Familiarity with vaccination in aquaculture

Dr. Mina Ahangar Zadeh's scientific note was published in connection with getting acquainted with vaccination in aquaculture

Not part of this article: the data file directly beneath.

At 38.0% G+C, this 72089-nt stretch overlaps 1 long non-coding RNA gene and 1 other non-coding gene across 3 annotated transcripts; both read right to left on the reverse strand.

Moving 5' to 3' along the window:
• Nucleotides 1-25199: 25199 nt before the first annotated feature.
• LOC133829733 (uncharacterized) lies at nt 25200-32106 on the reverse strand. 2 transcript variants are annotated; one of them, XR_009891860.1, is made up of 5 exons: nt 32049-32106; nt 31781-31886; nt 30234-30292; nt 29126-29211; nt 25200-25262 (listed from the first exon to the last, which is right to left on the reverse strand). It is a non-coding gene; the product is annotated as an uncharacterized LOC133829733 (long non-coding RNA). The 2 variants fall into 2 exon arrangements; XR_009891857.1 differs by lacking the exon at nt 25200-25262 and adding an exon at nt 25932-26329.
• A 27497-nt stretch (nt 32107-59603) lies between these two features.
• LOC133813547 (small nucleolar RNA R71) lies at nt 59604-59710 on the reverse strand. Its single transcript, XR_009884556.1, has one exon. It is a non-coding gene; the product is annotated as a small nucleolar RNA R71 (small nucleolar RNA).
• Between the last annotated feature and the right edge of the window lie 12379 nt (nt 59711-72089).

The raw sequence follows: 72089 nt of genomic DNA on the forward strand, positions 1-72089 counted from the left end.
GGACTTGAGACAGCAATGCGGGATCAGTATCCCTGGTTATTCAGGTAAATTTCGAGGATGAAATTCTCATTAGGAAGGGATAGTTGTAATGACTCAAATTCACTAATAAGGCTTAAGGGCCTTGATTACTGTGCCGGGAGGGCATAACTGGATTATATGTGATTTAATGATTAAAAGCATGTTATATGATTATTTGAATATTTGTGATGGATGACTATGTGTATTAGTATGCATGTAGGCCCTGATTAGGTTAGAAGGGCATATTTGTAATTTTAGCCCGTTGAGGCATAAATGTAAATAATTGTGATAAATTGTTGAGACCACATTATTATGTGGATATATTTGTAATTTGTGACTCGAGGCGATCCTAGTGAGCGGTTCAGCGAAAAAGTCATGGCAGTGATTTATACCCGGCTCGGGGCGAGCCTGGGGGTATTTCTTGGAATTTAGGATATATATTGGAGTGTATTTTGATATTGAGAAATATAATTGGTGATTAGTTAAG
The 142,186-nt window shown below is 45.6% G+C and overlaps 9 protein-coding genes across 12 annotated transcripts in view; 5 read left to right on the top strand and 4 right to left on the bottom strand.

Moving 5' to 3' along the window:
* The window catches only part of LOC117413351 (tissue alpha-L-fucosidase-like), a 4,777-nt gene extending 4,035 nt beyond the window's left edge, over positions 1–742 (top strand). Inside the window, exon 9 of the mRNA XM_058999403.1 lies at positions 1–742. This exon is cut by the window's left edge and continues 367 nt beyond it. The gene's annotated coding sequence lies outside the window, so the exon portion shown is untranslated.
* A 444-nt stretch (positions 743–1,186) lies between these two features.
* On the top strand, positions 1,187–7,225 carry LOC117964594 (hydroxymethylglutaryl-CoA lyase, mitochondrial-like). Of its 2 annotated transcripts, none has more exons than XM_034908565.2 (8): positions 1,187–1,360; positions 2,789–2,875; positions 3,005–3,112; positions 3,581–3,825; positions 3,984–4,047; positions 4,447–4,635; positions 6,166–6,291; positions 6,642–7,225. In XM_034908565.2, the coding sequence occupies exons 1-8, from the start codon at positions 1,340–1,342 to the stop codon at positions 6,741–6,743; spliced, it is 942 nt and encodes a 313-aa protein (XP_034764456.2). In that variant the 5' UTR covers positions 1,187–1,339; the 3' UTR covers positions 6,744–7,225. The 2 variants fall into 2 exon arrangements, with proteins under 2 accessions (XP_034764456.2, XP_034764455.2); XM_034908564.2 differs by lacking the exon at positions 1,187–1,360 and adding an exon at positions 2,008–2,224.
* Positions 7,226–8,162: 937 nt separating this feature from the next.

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Aquaculture activities in the country have suffered a lot from the occurrence and spread of diseases. The issue of aquatic animal diseases is one of the main challenges of aquaculture in Iran and the world which annually causes heavy damage to the farmers. In recent years, aquaculture products have been seriously threatened due to the lack of control over many common diseases caused by various pathogens. One of the most important measures in controlling and preventing damage caused by diseases is vaccination along with health management and optimal management of aquaculture, which purposeful and program - oriented processing should be on the national agenda. Vaccines stimulate the fish immune system to produce antibodies and protect the fish from diseases. Vaccination strategy is determined based on the following items: Type of disease, type of vaccine, method of vaccination, time of vaccination and need for repeat vaccination. An important point for the development and commercialization of a vaccine is that the methods used for the target fish species should be appropriate to the ecological and epidemiological conditions of the disease such as the seasonal prevalence of disease, the size of the fish and the geographical area in which the disease occurs. Another point to consider is that the fish immune system should be fully developed both visually and functionally at the time of vaccination. Side effects (environmental effects and drug residues) and risks of drug therapy have limited the use of drugs for therapeutic purposes, and this limitation is increasing day by day. Therefore, increasing fish resistance to disease through natural or acquired immunity is an effective and important factor for the health of farmed fish. Vaccination is generally a safe and economically justifiable preventive measure. Therefore, in modern aquaculture, disease prevention based on stimulating the immune system of fish is the basis for reducing the economic losses caused by diseases.